Eli Lil­ly launch­es PhI­II JAK study, aim­ing for the first drug to low­er mor­tal­i­ty in Covid-19

Soon af­ter the NIH an­nounced in late April that Eli Lil­ly’s JAK in­hibitor baric­i­tinib would be the sec­ond drug test­ed in the tri­al that had proven remde­sivir ef­fec­tive, doc­tors around the world be­gan telling Lil­ly that that wouldn’t be enough.

Since the ear­ly days of the pan­dem­ic, the In­di­anapo­lis phar­ma had heard from doc­tors in Italy, Spain and else­where who, fac­ing hos­pi­tals full of pa­tients with a dis­ease with no known treat­ment, used the JAK in­hibitor — known com­mer­cial­ly as the rheuma­toid arthri­tis drug  Olu­mi­ant — off-la­bel. The doc­tors want­ed to know con­clu­sive­ly if it worked. But the NIH tri­al could on­ly tell them if, when com­bined with remde­sivir, it worked bet­ter than remde­sivir alone. And then on­ly in the more se­vere pa­tients.

Pa­trik Jon­s­son

“We de­cid­ed it’s our oblig­a­tion,” Eli Lil­ly Bio-Med­i­cines Pres­i­dent Pa­trik Jon­s­son told End­points News. “For sci­en­tif­ic rea­sons but most im­por­tant­ly for health­care providers and for pa­tients, we need­ed to un­der­stand the over­all ef­fects of Olu­mi­ant/baric­i­tinib alone in treat­ing Covid-19.”

Lil­ly is now launch­ing their own Phase III, 400-per­son study to test whether baric­i­tinib alone can beat place­bo in treat­ing Covid-19. Spread across 15 sites in 4 coun­tries, the tri­al will test the idea that the drug not on­ly has po­ten­tial to man­age the cy­tokine storms that af­flict late-stage pa­tients, but al­so treat the dis­ease in its mild to mod­er­ate man­i­fes­ta­tions.

Un­like some oth­er ma­jor Covid-19 tri­als, in­clud­ing most no­tably the first part of the NIH study and sev­er­al Gilead ran on remde­sivir, the tri­al’s pri­ma­ry end­point won’t be about time to re­cov­ery or how symp­toms im­prove on an 8-point scale. In­stead, the ques­tion will be sim­ple: At day 28, is there a sig­nif­i­cant­ly few­er num­ber of pa­tients on the drug arm who have died or gone to ven­ti­la­tion than in the place­bo arm?

“Since the com­mu­ni­ty got the da­ta on remde­sivir in the be­gin­ning of May, we are set­ting the bar high­er,” Jonn­son said. “We need to add in­cre­men­tal val­ue.”

The new Lil­ly tri­al joins a throw-any­thing-against-the-wall now cov­ered in tra­di­tion­al Chi­nese and In­di­an med­i­cines, im­mune block­ers and im­mune boost­ers, an­ti-co­ag­u­lants, and an­tivi­rals of myr­i­ad ori­gins. Clin­i­cal­tri­als.gov now lists 1,211 dif­fer­ent in­ter­ven­tion­al Covid-19 tri­als.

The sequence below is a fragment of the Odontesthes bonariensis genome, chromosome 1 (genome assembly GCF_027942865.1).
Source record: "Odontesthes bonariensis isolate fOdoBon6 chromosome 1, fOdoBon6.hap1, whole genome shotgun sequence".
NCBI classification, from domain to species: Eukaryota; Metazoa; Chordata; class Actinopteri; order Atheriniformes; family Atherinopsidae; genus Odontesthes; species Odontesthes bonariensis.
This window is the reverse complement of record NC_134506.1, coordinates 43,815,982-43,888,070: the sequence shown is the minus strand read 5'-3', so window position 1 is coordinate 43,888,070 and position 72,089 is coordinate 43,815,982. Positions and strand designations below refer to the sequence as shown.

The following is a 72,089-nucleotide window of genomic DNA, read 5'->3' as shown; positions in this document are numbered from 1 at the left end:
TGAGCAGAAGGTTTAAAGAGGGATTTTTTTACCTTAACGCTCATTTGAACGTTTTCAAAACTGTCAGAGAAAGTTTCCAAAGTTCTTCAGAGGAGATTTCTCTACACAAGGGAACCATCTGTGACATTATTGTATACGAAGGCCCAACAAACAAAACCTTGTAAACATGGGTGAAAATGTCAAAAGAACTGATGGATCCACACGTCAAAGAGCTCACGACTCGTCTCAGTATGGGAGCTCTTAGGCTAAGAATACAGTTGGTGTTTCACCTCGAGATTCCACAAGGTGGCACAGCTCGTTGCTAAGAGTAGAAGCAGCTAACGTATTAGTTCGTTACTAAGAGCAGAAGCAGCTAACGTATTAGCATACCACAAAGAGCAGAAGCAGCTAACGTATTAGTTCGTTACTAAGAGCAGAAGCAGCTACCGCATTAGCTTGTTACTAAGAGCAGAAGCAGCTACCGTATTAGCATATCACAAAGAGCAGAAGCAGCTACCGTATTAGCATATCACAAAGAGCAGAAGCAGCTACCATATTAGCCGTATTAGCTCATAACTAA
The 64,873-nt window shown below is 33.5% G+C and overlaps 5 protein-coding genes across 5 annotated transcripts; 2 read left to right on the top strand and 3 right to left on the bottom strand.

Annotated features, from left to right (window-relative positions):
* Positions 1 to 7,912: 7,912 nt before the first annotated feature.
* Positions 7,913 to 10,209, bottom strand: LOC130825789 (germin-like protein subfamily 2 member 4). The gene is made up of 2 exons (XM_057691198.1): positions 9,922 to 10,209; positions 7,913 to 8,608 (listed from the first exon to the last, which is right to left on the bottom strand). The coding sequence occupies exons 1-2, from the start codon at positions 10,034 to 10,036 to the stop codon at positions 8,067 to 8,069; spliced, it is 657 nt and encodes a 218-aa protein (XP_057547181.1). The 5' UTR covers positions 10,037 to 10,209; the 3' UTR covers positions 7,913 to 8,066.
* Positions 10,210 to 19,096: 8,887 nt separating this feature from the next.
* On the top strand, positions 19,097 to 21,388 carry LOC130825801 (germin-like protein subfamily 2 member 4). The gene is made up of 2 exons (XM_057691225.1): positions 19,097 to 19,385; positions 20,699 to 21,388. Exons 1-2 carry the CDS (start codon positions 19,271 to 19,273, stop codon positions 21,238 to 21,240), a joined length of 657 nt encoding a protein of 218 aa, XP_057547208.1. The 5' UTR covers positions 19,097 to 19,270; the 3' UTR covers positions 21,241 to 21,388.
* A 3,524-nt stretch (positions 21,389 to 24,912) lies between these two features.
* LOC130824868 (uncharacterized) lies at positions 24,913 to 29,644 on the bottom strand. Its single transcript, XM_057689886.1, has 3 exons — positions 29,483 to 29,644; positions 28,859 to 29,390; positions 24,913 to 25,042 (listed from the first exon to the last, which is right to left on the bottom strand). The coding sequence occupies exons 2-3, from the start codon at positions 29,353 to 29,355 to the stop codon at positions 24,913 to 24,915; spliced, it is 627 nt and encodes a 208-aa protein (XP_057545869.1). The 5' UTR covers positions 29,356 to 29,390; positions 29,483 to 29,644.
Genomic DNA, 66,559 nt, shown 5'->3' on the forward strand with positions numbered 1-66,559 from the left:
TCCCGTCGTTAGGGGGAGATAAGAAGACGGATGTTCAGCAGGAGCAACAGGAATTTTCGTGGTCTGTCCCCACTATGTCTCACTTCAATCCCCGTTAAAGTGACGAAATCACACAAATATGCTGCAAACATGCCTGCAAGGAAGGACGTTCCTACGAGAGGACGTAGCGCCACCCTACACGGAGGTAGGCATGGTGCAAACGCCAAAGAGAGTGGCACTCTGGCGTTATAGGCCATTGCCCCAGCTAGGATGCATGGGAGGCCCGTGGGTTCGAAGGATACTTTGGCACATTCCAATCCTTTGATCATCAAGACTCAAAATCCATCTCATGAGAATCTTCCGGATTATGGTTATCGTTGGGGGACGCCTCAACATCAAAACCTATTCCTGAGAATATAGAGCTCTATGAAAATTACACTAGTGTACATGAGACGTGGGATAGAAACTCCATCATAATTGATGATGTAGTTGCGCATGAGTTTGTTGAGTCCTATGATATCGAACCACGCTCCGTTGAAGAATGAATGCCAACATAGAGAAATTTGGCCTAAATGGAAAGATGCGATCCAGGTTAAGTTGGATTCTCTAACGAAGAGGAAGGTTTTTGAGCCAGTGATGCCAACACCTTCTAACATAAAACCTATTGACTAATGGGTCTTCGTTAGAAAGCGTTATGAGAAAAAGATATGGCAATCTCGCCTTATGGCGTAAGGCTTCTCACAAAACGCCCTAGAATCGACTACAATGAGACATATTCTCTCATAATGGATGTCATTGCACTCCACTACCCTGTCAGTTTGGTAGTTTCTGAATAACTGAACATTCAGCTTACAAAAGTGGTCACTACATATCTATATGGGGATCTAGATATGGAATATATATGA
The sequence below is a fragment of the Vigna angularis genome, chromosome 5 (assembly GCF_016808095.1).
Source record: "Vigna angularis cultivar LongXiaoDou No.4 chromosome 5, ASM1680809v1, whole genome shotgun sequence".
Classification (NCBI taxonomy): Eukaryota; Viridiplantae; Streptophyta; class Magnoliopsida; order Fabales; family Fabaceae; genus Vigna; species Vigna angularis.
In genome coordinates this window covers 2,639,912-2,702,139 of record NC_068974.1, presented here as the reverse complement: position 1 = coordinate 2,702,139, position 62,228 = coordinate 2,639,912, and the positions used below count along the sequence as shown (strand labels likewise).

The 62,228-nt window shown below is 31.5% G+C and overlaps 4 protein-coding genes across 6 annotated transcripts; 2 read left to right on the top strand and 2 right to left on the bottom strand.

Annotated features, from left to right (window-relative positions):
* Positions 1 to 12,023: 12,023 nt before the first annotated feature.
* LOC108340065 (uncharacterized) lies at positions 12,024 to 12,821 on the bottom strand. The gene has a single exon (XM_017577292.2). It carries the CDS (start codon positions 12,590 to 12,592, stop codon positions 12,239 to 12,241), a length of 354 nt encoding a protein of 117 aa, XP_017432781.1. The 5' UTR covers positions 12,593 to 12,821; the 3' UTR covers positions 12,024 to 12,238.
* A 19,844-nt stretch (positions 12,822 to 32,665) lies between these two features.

Still, re­searchers say there’s rea­son to be­lieve that baric­i­tinib has bet­ter odds than oth­ers. It was first iden­ti­fied as a po­ten­tial treat­ment in Feb­ru­ary by the British biotech Benev­o­lent AI as part of a ma­chine learn­ing-based drug screen.

Vin­cent Mar­coni

“Baric­i­tinib, be­ing a JAK in­hibitor, has some ad­van­tages on some of the oth­er cy­tokine agents,” Vin­cent Mar­coni, an in­fec­tious dis­ease spe­cial­ist at Emory Uni­ver­si­ty, told End­points.

Like the Roche drug IL-6 block­ing drug Actem­ra — which has shown po­ten­tial in ear­ly stud­ies — baric­i­tinib blocks some of the cy­tokines, or im­mune sig­nals, that can lead to an over­ac­tive in­flam­ma­to­ry re­sponse in some pa­tients. But un­like IL-6 block­ers, Mar­coni said, baric­i­tinib blocks sev­er­al im­mune path­ways as op­posed to just one.

“The hope with a sin­gle cy­tokine ther­a­py is that maybe you can get the crit­i­cal one and that’s all that’s need­ed, and the oth­er ones don’t play much of a role. We don’t know the an­swer to the yet,” Mar­coni said. “But with JAK-STAT in­hibitors like baric­i­tinib, we’re re­al­ly tar­get­ing mul­ti­ple of these cy­tokine path­ways. I think that’s one of the main at­trac­tive ra­tio­nales.”

With virus-neu­tral­iz­ing an­ti­bod­ies now en­ter­ing hu­man test­ing — in­clud­ing two from Eli Lil­ly — to great med­ical at­ten­tion, Mar­coni said he could imag­ine a fu­ture where sev­er­al of the most ef­fec­tive ther­a­pies were used in com­bi­na­tion, as in HIV treat­ments.

Any coro­n­avirus study will fluc­tu­ate with the case counts in tri­al site cities, but Lil­ly is hop­ing to have re­sults by Sep­tem­ber. The NIH hasn’t an­nounced a time­line, but the com­pa­ny said it is al­ready more than half-en­rolled.

Pa­tients in the tri­al will still be able to take remde­sivir if their doc­tors pre­scribe it, al­though pa­tients would not nec­es­sar­i­ly fit cri­te­ria for both, said Patrick Mil­li­gan, an in­fec­tious dis­ease spe­cial­ist at the Com­mu­ni­ty Health Net­work in In­di­anapo­lis, one of the study sites. Al­though guid­ance for remde­sivir can vary state to state and even hos­pi­tal to hos­pi­tal, it is gen­er­al­ly giv­en to lat­er-stage pa­tients.

Mil­li­gan said his hos­pi­tal has giv­en baric­i­tinib to Covid-19 pa­tients since the ear­ly days of the pan­dem­ic and the pa­tients who re­ceived it seemed to do bet­ter than those that got Actem­ra. But the re­sults were hard to parse; the pa­tients who got Actem­ra were gen­er­al­ly al­ready in worse con­di­tion.

”This is all anec­do­tal. It’s use­ful. If that’s the da­ta you have, that’s fine,” he told End­points. But now they were join­ing the study “to hope­ful­ly help get some de­fin­i­tive an­swers.”

So­cial: Dar­ron Cum­mings, AP Im­ages

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